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Foreshadowing and Storytelling – Going Epic – 4 of 4

January 30, 2012

So now, we’ve got all the pieces in play:  We’ve got well-rounded characters and well-rounded villains; we’ve got a series of goals for villains and players alike that intersect at all appropriate points while incorporating other PC’s; we’ve got these coming together in a story arc that melts seamlessly into a series of diverse adventures that take the party members from peons to legends; finally, along the way, we’ve made sure that the villain and his lieutenants will have survived long enough and been sufficiently nasty to warrant true and epic hatred.  A few tips for laying out the path and coming to a close, and we’ll have built a game that can be truly called epic. It comes down to Storytelling (which is the subtle art of distributing information in a way that is pleasing to others, by my definition).

Perhaps one of the biggest temptations for myself in telling my epic campaign story was to tip my hand. Many of you may have players that seem to bull’s-eye your plot twists and turns before they’re even out of your mouth. Other players might require neon signs and a leaflet to figure out what’s going on in your campaign… in the end, I offer:

CAST A SHADOW

(but don’t be afraid of the dark)

This is what your 9th grade English teacher was talking about when she was talking about foreshadowing. Leaving appropriate hints as to what’s going on is necessary for your player’s enjoyment of the game.  While you don’t want to spoil any major plot twists, you’ll find that a sudden about-face or surprise ending is only effective if it is consistent with character (per Part 2 and Part 3 of these articles) and something that the players at least had a chance of guessing at.

No one reads a mystery novel that doesn’t at least give some clues as to who done it, even if those are all red herrings.  Trickling these out over time allows the characters to feel like they’re making progress, and that the story is evolving around them.  Dump too much info on them at once (often at the end) and you may find they don’t understand or even care what you’re trying to tell them about.

You may be blessed with players who are so invested in your story as to predict any plot twist you throw at them. Planting minor seeds that may seem meaningless at the time due to their context will allow you as a GM to gloat a bit, but also act as a reference point to your players that your clever conclusion was long time in the coming. In the end, I say “Don’t be afraid of the dark,” because sometimes with clever players or a very simple plot, you may need to throw in a few red herrings or limit a little more information to keep the mystery alive. Players are good at blurting out suspicions, but if you can keep your poker face, they’ll doubt themselves enough to remain in suspense. Make ample use of the phrases like “Interesting theory” “You think so?” and “Uh… what are you talking about?”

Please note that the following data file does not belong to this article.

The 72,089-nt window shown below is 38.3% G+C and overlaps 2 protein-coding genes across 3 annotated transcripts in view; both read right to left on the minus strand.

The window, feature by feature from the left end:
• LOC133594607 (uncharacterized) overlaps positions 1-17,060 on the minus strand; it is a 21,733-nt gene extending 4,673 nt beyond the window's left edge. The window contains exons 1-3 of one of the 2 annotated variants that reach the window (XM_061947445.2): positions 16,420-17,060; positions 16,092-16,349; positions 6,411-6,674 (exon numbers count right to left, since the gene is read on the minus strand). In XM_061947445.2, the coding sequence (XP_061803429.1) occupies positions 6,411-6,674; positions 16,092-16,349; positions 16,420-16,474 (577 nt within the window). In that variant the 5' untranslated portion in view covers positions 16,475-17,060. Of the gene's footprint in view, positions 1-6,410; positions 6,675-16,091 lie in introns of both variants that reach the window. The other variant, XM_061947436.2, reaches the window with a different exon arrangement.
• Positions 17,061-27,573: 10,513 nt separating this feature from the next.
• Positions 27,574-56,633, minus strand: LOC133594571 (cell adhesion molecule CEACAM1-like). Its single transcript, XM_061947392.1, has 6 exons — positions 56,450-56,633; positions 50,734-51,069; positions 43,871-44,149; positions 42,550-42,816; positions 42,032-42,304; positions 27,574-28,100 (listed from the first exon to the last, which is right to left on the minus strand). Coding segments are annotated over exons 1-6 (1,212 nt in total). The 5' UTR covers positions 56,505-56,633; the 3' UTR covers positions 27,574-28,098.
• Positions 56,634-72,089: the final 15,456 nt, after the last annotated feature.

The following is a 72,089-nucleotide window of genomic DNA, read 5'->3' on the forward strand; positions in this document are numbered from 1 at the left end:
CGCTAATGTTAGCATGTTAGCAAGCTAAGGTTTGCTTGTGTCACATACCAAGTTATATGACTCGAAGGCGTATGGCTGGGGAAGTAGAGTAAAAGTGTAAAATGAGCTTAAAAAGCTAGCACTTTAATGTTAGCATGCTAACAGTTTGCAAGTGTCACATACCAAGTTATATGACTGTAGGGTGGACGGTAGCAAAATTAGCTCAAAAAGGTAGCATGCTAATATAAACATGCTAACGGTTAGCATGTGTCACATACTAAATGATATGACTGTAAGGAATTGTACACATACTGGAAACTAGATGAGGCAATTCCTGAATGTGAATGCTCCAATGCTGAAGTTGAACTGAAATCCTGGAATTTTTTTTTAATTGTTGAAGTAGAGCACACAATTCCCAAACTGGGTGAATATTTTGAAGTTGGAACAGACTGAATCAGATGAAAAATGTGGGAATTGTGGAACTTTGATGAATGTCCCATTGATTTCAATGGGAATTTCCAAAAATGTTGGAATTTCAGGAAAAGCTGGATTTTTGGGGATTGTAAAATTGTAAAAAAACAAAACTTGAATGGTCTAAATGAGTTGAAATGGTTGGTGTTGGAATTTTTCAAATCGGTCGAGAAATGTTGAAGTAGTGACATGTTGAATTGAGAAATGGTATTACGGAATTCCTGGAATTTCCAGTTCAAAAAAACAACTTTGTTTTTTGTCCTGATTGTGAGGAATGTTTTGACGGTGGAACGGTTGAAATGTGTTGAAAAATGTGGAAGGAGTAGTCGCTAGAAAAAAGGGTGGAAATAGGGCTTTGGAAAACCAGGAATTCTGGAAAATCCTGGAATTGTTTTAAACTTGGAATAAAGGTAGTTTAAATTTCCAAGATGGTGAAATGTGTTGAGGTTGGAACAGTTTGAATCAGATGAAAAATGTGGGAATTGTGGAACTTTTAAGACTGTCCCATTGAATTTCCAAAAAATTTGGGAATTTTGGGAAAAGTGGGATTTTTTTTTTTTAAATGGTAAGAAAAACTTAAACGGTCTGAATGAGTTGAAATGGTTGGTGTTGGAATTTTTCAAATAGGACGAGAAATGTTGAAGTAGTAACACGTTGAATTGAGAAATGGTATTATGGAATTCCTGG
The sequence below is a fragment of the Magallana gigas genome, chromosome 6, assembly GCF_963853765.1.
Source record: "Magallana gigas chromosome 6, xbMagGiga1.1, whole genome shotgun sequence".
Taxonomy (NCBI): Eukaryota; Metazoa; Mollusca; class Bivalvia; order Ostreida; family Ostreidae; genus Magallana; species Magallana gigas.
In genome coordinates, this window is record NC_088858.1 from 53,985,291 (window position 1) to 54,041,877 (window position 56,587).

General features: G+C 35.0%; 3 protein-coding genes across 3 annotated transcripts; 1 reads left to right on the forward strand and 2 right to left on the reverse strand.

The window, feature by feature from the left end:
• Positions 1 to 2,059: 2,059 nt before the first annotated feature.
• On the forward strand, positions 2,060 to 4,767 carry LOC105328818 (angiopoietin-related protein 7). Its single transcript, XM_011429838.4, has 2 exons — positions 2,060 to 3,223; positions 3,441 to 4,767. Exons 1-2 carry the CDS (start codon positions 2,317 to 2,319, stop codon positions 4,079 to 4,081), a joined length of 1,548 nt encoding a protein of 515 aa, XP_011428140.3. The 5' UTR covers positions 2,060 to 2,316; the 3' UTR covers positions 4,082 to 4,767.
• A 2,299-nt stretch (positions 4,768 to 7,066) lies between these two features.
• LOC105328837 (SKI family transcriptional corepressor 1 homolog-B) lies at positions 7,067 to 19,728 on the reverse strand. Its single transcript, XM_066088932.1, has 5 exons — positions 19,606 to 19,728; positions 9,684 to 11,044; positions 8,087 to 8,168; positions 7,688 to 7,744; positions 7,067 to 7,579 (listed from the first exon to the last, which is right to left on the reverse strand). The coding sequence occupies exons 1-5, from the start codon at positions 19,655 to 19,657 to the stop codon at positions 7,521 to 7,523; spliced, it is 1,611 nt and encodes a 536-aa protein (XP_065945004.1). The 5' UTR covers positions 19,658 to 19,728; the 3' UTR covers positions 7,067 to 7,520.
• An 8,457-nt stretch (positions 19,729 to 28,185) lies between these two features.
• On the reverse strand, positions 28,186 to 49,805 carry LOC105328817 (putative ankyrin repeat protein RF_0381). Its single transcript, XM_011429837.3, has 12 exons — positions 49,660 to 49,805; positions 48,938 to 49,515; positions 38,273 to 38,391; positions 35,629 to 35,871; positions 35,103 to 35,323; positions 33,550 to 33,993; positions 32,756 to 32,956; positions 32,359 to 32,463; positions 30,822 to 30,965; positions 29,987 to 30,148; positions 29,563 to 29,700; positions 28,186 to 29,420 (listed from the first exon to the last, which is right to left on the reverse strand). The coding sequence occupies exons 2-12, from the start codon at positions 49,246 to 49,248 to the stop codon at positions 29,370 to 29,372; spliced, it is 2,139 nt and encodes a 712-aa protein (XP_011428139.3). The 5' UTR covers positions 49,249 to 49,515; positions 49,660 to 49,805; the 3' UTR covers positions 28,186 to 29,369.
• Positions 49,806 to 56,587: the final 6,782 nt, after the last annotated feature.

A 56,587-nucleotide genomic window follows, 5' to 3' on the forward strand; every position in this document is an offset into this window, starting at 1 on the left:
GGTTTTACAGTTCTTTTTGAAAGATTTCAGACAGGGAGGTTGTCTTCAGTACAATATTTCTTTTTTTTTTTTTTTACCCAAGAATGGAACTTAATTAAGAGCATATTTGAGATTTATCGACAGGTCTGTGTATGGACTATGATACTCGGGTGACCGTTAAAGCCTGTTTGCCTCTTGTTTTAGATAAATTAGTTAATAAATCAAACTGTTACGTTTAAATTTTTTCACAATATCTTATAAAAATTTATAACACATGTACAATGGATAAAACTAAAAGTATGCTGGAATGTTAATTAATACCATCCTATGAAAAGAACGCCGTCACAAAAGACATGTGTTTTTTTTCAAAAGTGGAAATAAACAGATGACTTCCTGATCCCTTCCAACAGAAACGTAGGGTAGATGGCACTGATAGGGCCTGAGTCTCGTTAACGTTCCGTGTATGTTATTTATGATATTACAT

Shake your head and smirk. They hate that.

I’ll admit, that sometimes your players will think up ideas that will blow you away. Their story is so much better than yours, and is so much more compelling you wish you had thought of it. My advice is steal it and claim it as your own.  They’ll feel so great about figuring it all out, they’ll never notice your frantic scribbling. Careful though, if you’ve built your game properly, there may be too much reconciliation to achieve to maintain logical consistency. Steal plots with extreme caution.

And finally…

WHEN YOU GET TO THE END, STOP.

When that well nurtured final villain falls at the hand of the heroes, describe their death throes and the general awesomeness of the characters, perhaps throw in an epilogue, and then stop.  Copy or print final versions of all the characters, put them in a binder with your notes, and put it on the shelf.  The following week, play a board game or try a different system, and let the story rest.  Then, if your players just won’t leave you alone, ponder at your leisure whether a mini-arc would be justified to take the characters out of retirement.  Such a mini-arc would have all the principles above, but would consist of a short and sweet adventure with new separate closure.   While not an epic victory, it does keep goals set for both player and GM, and gives you a definite end point to shelve the campaign again.  Come back as often as you need to, but maintain closure as a goal and a satisfying victory as a reward for a game well played.

These tips are far from rocket surgery, but represent lessons I’ve learned from games I ran when I was a kid to games I run now.  More than anything, however, remember that while sometimes an ending can mean saying goodbye to a loved character or dynamic, a story without an ending isn’t much of a story, and there is always that next story just waiting to be told, right around the corner.

I hope you enjoyed our series on the elements of building a truly epic campaign. We’ll put this one on the shelf for now, but we may bring it out of retirement if need be. Here are the links to the previous installments:

Part One

Part Two

Part Three

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